Nicole Brangwin, Foreign Affairs, Defence and Security Section
Australia continues to support the United Nations (UN) through financial contributions, personnel deployments (civilian, military and police) and membership of key UN bodies.
Australia’s relationship with the UN dates back to its formation, with Australia one of the 51 founding members that ratified the UN Charter in 1945. Australia has been a non-permanent member of the UN Security Council five times and currently holds a non-permanent position on the UN Human Rights Council. In September 2015 the Turnbull Government announced Australia’s candidacy to serve on the UN Security Council in 2029–30. It is unclear whether this will be pursued by the Morrison Government.
In April 2019 Foreign Minister Marise Payne affirmed to Parliament Australia’s position on the UN. In response to a question about the Government’s continued support for the UN despite the UN’s criticism of Australian Government border protection policy, she said:
We see a period of rapid and accelerating change and we see times of rising nationalism and geopolitical competition, but that does not mean that we should walk away from those organisations in which we have the opportunity to argue for the rules based international order and in which we have the opportunity to protect and promote those systems and processes which enable us to solve problems together. Our most urgent global challenges are not going to be solved by any one country acting alone.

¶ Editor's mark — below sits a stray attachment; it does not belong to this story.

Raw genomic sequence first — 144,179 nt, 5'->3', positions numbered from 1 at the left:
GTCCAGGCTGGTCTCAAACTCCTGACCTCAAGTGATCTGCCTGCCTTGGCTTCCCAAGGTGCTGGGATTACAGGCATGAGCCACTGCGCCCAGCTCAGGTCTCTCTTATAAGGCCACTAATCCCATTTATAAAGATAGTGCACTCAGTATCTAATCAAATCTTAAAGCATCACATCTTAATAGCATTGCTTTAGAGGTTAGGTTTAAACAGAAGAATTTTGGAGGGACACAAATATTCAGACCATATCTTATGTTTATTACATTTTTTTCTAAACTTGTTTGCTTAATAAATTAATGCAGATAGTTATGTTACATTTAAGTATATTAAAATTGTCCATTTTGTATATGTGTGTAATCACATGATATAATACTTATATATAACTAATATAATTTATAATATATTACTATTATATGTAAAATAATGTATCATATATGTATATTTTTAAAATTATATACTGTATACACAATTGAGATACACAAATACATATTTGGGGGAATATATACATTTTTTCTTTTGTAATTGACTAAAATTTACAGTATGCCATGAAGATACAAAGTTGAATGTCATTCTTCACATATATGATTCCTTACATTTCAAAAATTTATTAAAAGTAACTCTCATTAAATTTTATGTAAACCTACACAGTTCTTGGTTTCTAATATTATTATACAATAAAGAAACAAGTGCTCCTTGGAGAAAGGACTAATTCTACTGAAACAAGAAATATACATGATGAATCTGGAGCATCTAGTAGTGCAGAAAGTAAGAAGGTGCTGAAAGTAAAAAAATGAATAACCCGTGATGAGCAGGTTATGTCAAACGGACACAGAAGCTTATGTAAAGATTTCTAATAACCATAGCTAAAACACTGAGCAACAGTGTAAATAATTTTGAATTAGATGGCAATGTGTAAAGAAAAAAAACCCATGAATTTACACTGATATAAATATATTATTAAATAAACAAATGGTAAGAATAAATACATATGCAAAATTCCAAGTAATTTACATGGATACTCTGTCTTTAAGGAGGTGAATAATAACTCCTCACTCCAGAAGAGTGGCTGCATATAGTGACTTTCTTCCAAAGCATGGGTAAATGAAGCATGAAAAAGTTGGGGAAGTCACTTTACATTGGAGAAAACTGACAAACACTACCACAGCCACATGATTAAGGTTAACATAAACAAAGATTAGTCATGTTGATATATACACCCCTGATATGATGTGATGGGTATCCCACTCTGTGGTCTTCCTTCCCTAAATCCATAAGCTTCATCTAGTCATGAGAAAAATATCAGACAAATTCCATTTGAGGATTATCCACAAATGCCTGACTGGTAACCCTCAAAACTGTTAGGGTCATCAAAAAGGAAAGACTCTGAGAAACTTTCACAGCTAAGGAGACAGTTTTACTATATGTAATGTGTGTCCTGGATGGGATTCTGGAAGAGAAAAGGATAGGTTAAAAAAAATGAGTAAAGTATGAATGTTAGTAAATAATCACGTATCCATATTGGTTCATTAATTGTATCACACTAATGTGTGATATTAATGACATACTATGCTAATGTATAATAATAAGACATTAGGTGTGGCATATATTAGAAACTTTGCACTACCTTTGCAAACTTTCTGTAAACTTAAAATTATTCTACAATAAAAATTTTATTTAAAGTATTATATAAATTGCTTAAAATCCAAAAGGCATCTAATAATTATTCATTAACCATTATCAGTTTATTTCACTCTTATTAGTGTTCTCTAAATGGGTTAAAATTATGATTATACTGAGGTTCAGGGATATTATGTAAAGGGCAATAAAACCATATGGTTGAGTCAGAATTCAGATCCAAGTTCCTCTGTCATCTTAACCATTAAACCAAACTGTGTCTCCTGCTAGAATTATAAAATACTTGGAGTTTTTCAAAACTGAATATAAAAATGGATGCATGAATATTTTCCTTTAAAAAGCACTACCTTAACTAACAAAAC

As such, Australia continues to contribute to the work of UN bodies and provide financial support to the organisation.
Australia’s contribution to the UN
Australia’s net contribution to the UN’s regular budget for 2019 was assessed as US$61,619,804 and paid in full prior to the due date (31 January 2019). As at 28 May 2019, 102 of the UN’s 193 member states had paid their contribution in full. Of those 102 states, Australia is the eighth highest contributor. As at 30 April 2019, unpaid assessments totalled US$1.7 billion, an increase of US$146 million on the previous year. In recent years, the UN’s regular budget has been facing financial crisis and 2018 was considered ‘the worst year in the past 10 years’. The UN forecasts the financial situation for the regular budget will worsen in 2019.
The UN’s peacekeeping budget is also under strain. As at 30 April 2019, unpaid assessments totalled US$2.1 billion. This is having an impact on UN operations, with some missions managing on ‘less than one month of operating costs’. As a consequence, some contributing member states are experiencing delays in receiving reimbursements for personnel (military, police and civilian) and equipment costs. The UN reported that by 30 April 2019, member states were owed a total of US$1,009 million.
As of 30 April 2019, Australia contributes 36 personnel to three UN peacekeeping missions: three staff officers to Cyprus (UNFICYP); 20 staff officers and one Expert on Mission to South Sudan (UNMISS); and 12 Experts on Mission to the Middle East (UNTSO, based in Jerusalem). Australia was one of 45 member states to pay the peacekeeping assessment in full and on time, and is the eleventh largest financial contributor to UN peacekeeping.